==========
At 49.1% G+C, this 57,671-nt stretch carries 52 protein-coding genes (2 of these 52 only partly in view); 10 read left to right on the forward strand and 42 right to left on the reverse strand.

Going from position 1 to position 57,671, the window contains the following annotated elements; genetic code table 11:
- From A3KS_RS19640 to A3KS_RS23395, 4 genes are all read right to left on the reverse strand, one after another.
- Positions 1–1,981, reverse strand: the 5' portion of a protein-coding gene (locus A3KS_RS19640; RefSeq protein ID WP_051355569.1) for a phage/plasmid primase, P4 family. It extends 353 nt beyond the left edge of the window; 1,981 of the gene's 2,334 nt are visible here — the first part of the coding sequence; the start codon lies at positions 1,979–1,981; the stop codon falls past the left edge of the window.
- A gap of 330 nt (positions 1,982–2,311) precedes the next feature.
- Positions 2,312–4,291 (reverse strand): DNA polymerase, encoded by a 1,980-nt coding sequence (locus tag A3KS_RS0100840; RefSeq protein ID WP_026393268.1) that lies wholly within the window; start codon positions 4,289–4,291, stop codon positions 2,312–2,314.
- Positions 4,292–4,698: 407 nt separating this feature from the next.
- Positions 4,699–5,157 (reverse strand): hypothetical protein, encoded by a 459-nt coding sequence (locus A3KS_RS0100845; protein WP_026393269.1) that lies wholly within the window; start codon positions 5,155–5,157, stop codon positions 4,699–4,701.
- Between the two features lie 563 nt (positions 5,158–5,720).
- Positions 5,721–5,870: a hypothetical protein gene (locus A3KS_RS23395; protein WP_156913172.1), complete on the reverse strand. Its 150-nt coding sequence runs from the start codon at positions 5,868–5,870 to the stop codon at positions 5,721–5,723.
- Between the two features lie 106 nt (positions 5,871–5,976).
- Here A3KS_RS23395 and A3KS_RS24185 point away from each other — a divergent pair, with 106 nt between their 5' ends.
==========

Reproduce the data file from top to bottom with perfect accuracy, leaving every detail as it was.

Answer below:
At 49.1% G+C, this 57,671-nt stretch carries 52 protein-coding genes (2 of these 52 only partly in view); 10 read left to right on the forward strand and 42 right to left on the reverse strand.

Going from position 1 to position 57,671, the window contains the following annotated elements; genetic code table 11:
- From A3KS_RS19640 to A3KS_RS23395, 4 genes are all read right to left on the reverse strand, one after another.
- Positions 1–1,981, reverse strand: the 5' portion of a protein-coding gene (locus A3KS_RS19640; RefSeq protein ID WP_051355569.1) for a phage/plasmid primase, P4 family. It extends 353 nt beyond the left edge of the window; 1,981 of the gene's 2,334 nt are visible here — the first part of the coding sequence; the start codon lies at positions 1,979–1,981; the stop codon falls past the left edge of the window.
- A gap of 330 nt (positions 1,982–2,311) precedes the next feature.
- Positions 2,312–4,291 (reverse strand): DNA polymerase, encoded by a 1,980-nt coding sequence (locus tag A3KS_RS0100840; RefSeq protein ID WP_026393268.1) that lies wholly within the window; start codon positions 4,289–4,291, stop codon positions 2,312–2,314.
- Positions 4,292–4,698: 407 nt separating this feature from the next.
- Positions 4,699–5,157 (reverse strand): hypothetical protein, encoded by a 459-nt coding sequence (locus A3KS_RS0100845; protein WP_026393269.1) that lies wholly within the window; start codon positions 5,155–5,157, stop codon positions 4,699–4,701.
- Between the two features lie 563 nt (positions 5,158–5,720).
- Positions 5,721–5,870: a hypothetical protein gene (locus A3KS_RS23395; protein WP_156913172.1), complete on the reverse strand. Its 150-nt coding sequence runs from the start codon at positions 5,868–5,870 to the stop codon at positions 5,721–5,723.
- Between the two features lie 106 nt (positions 5,871–5,976).
- Here A3KS_RS23395 and A3KS_RS24185 point away from each other — a divergent pair, with 106 nt between their 5' ends.